The biological concept of normality is problematic because it refers to the subjective meaning of 'healthy' and may not point to the average, majority, or ideal. When a physician says that a patient has a normal heart she is not referring to the average heart because that is epistemologically impossible. Secondly, when a psychologist determines that someone had a normal childhood, it does not point to a specific home environment but rather a healthy one, which may or may not realistically reflect the majority of home environments. Lastly, when an optometrist says that a person has normal vision she is not appealing to ideal vision, which may be closer to that of a fighter pilot. Behavioral concepts of normality also suffer from subjective meaning and are contextually problematic related to definitions of average, majority, or ideal. Lastly, not always do statistical, social, and biological understandings coincide although advances in science can shorten the gap in some cases. They are three categories of meaning, not three different meanings.

Why different parts of an organism evolve the way it does (Wright) or whether function is to be understood in terms of the organism’s overall ability to survive and reproduce (Boorse) will affect one’s conception of biological normality. When applied to behavior, we may actual redefine the type of behavior under examination, which may affect the social meaning of the term normal. Like Press, Wachbroit refers to medicalization of behavior as problematic within the context of normality because of the conflation of social and biological meanings. He points to education of the public of the distinction so that conflation is minimized. He shows that Fukuyama’s defintion of human nature conflates the distinction. His definition of human nature allows for change over time in case of disease or medical advances but Wachbroit rejects a changing view of what it means to be human. He concludes by asking the question, which is relevant to our research, whether something is human nature if there is 51% or more of a genetic component versus something that is 49% genetic in nature? Does the environmental factors of causation have anything to do with human nature?

Wednesday, September 17, 2008

Duster's "Behavioral Genetics and Crime, Violence, and Race"

Duster, Troy (2006). “Behavioral Genetics and Explanations of the Link between Crime, Violence, and Race” in Parens, Eric, Chapman, Audrey R, and Press, Nancy (eds.) Wrestling with Behavioral Genetics. Baltimore: Johns Hopkins University Press, 150-75.

Duster argues that scrutiny and skepticism should be employed in behavioral genetic research because of the trend to more between population differentials and the socially constructed bias of the criminal justice system. Lewontin commented on statistical problems related to comparing within group variance and between group variance related to the IQ controversy of the 1970s. The problem here lies within the idea that humans share 99.9% of identical DNA and research that tries to correlate genetic ancestry with behaviors such as violence, criminality, and impulsivity. Like Press, he appeals to the notion of social constructionism as it relates to behavior. Many researchers also argue that physical variations in the human species have no meaning except the social ones we create, which have no constancy. “Race” can have a substantial effect on how people behave but that does entail a link to genetic causation. If, however, researchers initiate research based on certain trends such as the disproportionate number of African Americans incarcerated compared to the general population, then run the risk of making invalid conclusions similar to the “science” of phrenology in the late 19th century. He does argue that we should eliminate racial and ethnic classifications in the routine collection and analysis of data but rather that we need to recognize, engage, and clarify the complexity of interaction between taxonomies of race and genetic outcomes.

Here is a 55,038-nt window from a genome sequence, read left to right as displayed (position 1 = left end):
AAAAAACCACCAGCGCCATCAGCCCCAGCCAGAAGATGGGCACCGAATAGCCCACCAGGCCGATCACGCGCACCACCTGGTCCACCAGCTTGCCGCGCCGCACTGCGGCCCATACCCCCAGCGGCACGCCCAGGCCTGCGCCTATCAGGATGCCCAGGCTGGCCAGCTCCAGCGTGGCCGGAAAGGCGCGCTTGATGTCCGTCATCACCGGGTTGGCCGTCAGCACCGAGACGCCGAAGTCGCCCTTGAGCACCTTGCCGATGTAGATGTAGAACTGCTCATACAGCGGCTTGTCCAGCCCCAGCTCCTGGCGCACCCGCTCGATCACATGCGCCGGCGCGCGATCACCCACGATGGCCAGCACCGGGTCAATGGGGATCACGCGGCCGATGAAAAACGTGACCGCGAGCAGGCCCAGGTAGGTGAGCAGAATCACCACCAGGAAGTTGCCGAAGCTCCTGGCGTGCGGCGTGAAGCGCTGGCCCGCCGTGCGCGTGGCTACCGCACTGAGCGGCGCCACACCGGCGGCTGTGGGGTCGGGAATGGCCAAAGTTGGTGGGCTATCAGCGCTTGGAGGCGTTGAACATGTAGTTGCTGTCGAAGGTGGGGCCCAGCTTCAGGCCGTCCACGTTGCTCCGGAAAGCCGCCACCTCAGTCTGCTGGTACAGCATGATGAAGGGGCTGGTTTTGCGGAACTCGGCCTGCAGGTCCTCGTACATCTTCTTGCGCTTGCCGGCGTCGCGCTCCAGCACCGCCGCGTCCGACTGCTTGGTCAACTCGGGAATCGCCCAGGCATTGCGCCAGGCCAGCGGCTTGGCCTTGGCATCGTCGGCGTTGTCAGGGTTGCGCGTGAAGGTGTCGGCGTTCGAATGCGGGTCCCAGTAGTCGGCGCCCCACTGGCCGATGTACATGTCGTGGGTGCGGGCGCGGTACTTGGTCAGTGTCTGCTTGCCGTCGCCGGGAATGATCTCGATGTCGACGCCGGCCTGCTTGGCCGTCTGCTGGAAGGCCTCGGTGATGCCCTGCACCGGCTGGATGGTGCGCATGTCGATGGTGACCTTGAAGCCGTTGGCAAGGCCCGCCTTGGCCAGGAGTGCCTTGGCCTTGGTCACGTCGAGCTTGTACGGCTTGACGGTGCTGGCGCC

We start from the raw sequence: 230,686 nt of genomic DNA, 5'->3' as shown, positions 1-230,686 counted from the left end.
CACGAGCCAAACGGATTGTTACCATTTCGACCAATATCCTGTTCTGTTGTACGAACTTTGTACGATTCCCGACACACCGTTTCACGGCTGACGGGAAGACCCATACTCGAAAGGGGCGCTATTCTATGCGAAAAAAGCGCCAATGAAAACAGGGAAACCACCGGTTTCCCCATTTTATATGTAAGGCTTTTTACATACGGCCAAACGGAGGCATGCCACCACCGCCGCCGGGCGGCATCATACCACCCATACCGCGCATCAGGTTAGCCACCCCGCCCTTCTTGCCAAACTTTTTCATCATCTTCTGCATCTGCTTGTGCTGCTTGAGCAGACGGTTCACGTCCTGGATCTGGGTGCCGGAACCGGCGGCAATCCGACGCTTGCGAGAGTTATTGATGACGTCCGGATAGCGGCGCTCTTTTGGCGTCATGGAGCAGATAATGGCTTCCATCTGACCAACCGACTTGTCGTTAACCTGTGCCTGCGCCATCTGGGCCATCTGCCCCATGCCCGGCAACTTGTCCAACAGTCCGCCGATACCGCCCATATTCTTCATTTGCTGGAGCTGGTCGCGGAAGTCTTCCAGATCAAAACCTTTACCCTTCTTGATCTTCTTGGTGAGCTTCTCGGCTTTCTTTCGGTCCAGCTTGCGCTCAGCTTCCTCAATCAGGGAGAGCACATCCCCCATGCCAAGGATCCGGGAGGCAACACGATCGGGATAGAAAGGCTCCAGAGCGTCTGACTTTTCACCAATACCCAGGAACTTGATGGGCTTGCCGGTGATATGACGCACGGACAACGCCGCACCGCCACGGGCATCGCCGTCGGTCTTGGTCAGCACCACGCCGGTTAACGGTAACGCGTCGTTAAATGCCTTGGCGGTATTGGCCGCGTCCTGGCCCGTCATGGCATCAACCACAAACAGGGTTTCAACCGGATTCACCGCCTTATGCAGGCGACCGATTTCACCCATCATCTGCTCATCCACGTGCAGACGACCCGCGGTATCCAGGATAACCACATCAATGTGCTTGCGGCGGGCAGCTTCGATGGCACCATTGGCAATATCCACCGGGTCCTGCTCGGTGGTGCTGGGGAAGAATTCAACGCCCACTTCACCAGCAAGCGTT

I agree with his idea of the Zeitgeist or spirit of the time in conducting research because we must accept that, in many ways, we are products of our environment and societies as much as we are products of our genome. Duster provides a slew of evidence to back up his claim that we may want to revisit. He also speaks to the circular nature of labeling theory in hat he terms a “looping effect”. This will be especially important related to ASPD and the MAOA connection. Then again, in the context of drug treatment, is genetic “profiling” to eliminate disability really a bad thing? He sites cystic fibrosis and beta-thallosemia as examples of ethnic or group specific diseases that may warrant research. The important difference is that of a physical disorder and that of behavior but this does not address the question of whether physicalism or genetics gives rise to behavior. He also speaks of the difference between genetic markers and explanatory causation of crime that we will have to keep in mind.

Kaebnick's “Behavioral Genetics and Moral Responsibility”

Kaebnick, Gregory E. (2006). “Behavioral Genetics and Moral Responsibility” in Parens, Eric, Chapman, Audrey R, and Press, Nancy (eds.) Wrestling with Behavioral Genetics. Baltimore: Johns Hopkins University Press, 199-219.

Kaebnick explores three philosophical positions related to behavioral genetics, free will, and determinism:
1. Strong defenses of free will rejecting determinism.
2. Hard determinism, which rejects free will
3. Compatibilism, which accepts both.